China's Step Toward Global Iron Ore Pricing Power: QuickTake

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(Bloomberg) -- China, which purchases iron ore from around the globe to feed the world’s biggest steel industry, is opening its domestic futures market to international investors. It’s the latest step toward liberating its financial markets and another push to gain greater power over the pricing of key commodities. When trading begins on Friday in Dalian, iron ore will become only the second yuan-denominated Chinese commodities market open to the world following the start of oil futures trading in Shanghai in March.

1. Why is this important for China?

Chinese policy makers have long said they want to develop futures markets as hubs for setting prices -- using the country’s commercial heft to achieve a greater say in determining the cost of materials. In iron ore’s case, it aims to challenge benchmark prices provided by platforms such as Singapore Exchange Ltd. and Platts. The Dalian Commodity Exchange, where China’s futures are traded, is “opening the market to increase the credibility of the price and its profile as a global benchmark, enabling it to reflect world supply and demand in a more accurate and objective way,” it says on its website.

2. How is iron ore priced?

Until 2010, prices were set largely through annual contracts in private negotiations between suppliers and their biggest customers, for decades chiefly in Japan. The system broke down as the price for immediate delivery rose higher and higher above the annual level on the back of surging Chinese demand, and now shorter-term contracts use reference prices that are set daily. The market for iron ore is bigger than for any other commodity except oil and gas. Prices that soared amid China’s rapid urbanization are now at about one third the level of their peak in 2011.

3. Could yuan-denominated ore become a global benchmark?

Although it’s too early to say, there’s no doubt that China is where the action is: It absorbs 70 percent of the global seaborne iron ore trade. But Dalian has some catching up to do. Singapore Exchange probably had the greatest influence on the global market, according to a Goldman Sachs Group Inc. study in 2016. That said, Singapore’s facing competition not only from Dalian but from a product in Hong Kong that was launched late last year.

4. How active is trading in iron ore futures?

Steel and iron ore products were the two most traded commodity categories in China last year. Transactions in Dalian iron ore accounted for 11 percent of the total volume in Chinese commodities futures. That’s partly explained by the fact that individual investors play a far bigger role than in other markets, boosting trading volume but bringing with them far greater volatility. Speculation became so frenzied in 2016 that daily trading volumes at times exceeded the country’s annual imports. In 2017, almost 32.9 billion tons of Dalian iron ore contracts changed hands -- compared with annual imports of about 1 billion tons -- with a total value of 17 trillion yuan ($2.7 trillion), according to China Futures Association.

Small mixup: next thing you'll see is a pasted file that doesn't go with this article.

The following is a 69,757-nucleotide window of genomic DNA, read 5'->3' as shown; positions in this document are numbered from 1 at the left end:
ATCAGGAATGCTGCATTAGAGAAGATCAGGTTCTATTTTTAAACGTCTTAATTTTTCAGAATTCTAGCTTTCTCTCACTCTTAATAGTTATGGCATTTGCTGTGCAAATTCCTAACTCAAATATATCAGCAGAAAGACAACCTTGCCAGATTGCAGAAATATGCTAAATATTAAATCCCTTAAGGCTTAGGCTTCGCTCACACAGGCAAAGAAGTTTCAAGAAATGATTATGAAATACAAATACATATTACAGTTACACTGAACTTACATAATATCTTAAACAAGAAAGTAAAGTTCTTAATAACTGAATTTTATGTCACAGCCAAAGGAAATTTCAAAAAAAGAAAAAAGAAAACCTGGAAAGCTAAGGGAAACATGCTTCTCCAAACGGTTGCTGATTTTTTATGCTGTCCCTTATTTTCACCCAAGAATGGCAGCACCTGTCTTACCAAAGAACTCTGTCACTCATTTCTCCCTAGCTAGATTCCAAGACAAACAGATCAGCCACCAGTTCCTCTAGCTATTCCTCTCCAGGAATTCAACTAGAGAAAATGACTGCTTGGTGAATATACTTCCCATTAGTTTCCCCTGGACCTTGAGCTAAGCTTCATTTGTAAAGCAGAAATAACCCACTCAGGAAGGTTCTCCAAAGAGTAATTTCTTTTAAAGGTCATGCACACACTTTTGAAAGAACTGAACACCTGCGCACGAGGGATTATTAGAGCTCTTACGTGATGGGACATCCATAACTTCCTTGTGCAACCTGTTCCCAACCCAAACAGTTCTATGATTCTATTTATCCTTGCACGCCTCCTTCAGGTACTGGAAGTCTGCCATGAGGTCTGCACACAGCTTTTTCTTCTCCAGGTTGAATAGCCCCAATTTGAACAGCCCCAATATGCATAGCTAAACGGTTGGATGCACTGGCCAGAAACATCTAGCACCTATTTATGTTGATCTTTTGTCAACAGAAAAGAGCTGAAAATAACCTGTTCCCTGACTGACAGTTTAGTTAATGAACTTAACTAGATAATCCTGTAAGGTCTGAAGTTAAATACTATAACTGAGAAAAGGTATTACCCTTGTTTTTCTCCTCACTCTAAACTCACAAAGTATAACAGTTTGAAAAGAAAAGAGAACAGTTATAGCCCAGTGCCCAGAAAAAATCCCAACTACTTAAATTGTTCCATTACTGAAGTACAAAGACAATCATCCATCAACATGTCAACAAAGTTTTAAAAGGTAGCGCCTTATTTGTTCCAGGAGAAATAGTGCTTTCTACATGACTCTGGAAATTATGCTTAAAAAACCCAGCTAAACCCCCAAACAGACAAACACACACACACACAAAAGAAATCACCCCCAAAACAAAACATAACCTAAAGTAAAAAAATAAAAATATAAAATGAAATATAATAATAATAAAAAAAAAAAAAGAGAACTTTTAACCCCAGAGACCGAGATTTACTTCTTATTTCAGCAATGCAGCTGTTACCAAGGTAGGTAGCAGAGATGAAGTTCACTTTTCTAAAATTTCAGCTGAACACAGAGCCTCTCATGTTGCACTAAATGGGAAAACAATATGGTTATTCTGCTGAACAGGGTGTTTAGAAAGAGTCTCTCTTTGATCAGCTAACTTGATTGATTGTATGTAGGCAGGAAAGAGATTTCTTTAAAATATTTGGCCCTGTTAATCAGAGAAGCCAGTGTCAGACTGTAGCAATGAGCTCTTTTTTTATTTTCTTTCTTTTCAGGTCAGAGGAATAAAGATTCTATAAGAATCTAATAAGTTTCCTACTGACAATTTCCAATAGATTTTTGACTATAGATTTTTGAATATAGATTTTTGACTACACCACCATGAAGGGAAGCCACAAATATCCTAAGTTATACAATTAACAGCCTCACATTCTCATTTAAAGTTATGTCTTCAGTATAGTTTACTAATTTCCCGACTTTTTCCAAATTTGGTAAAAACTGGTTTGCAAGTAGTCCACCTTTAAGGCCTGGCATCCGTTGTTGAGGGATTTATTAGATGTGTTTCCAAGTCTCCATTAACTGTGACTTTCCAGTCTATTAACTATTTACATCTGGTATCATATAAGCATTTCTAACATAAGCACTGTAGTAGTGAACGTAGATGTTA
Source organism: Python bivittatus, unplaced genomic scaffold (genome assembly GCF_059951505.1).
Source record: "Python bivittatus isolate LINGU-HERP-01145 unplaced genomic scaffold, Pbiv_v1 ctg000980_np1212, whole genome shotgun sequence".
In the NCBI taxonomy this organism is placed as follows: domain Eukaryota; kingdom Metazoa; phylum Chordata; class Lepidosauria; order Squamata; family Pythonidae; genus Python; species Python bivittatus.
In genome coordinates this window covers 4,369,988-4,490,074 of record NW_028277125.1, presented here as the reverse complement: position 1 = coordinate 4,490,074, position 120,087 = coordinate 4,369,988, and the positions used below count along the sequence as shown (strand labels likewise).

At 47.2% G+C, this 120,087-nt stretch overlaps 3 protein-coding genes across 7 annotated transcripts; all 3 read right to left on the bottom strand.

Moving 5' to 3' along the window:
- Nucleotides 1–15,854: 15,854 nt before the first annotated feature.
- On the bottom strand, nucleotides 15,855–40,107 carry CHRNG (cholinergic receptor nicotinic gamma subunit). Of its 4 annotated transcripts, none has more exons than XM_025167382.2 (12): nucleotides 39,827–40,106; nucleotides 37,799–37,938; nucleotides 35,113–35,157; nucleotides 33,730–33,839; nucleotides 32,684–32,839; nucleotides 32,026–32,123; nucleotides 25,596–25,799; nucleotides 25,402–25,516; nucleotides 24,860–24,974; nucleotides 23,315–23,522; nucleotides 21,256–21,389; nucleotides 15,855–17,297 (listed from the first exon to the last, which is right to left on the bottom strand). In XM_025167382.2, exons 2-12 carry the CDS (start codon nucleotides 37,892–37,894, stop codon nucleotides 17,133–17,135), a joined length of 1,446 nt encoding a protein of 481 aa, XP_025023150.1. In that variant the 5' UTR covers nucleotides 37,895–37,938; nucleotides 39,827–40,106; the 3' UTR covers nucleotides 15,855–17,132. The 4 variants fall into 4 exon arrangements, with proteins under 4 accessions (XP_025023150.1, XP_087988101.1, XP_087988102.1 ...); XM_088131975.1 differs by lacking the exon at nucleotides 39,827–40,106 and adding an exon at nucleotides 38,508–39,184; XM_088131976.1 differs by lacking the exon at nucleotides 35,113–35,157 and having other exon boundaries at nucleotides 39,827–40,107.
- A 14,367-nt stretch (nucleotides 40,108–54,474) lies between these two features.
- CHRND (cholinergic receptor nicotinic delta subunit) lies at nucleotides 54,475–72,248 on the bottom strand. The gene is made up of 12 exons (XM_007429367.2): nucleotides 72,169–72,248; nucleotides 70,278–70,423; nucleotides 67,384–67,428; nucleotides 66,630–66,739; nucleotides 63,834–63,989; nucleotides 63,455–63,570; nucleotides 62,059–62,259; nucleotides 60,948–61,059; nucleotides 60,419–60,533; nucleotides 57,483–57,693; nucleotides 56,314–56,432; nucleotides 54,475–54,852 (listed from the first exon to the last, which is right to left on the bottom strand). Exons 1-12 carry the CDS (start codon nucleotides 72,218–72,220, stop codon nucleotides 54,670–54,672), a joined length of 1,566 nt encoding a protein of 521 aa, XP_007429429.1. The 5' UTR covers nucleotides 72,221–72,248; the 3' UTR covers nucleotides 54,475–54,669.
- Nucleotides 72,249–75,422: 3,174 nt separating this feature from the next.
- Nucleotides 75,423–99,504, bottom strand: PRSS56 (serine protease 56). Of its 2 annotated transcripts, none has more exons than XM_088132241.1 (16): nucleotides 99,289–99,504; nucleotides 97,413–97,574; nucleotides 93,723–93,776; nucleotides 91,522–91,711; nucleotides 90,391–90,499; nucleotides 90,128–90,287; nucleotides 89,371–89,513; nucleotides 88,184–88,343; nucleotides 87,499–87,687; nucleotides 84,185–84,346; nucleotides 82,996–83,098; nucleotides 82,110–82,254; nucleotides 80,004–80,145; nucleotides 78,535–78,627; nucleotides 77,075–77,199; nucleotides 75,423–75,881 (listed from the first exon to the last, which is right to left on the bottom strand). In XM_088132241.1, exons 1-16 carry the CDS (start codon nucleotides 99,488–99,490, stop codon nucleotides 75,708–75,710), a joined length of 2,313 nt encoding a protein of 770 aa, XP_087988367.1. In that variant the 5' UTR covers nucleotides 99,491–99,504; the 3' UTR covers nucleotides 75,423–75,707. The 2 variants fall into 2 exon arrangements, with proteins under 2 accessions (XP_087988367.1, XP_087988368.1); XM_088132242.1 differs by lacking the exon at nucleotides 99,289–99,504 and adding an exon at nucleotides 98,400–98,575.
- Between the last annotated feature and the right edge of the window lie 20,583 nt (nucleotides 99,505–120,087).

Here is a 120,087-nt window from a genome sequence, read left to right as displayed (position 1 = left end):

5. Will foreigners buy Chinese iron ore futures?

That remains to be seen. Overseas miners and traders would need to swallow not just China’s penchant for occasional market interventions -- as happened with commodities including iron ore in 2016 -- but also its capital controls. Restrictions on moving money in and out of the country have been tightened in the past two years after a shock devaluation of the yuan in 2015 prompted a surge in money leaving the mainland. Still, the early signs are that China’s nascent crude oil futures market is being used as intended as a physical market and not by speculators.

6. How do overseas investors trade in Dalian and when?

Qualified foreign traders need to open accounts at Chinese domestic brokerages. They can also trade and settle through qualified overseas intermediaries with ties to Chinese futures companies. Foreign traders and brokerages can use dollars as margin to trade in the products, which are settled in yuan. Daytime trading hours will be from 9 a.m. to 10:15 a.m., 10:30 a.m. to 11:30 a.m. and 1:30 p.m. to 3 p.m. local time and at night from 9 p.m. through 11:30 p.m. Unlike futures contracts listed in Singapore, which are settled in cash, the Dalian Commodity Exchange allows traders to settle expiring contracts only by taking or delivering physical iron ore in registered warehouses.

The Reference Shelf

  • Why ore prices are seen slumping.
  • China’s high inventories are hindering shipments.
  • Global miners turn off the iron ore tap.
  • A QuickTake on China’s new oil futures and another on iron ore.

©2018 Bloomberg L.P.

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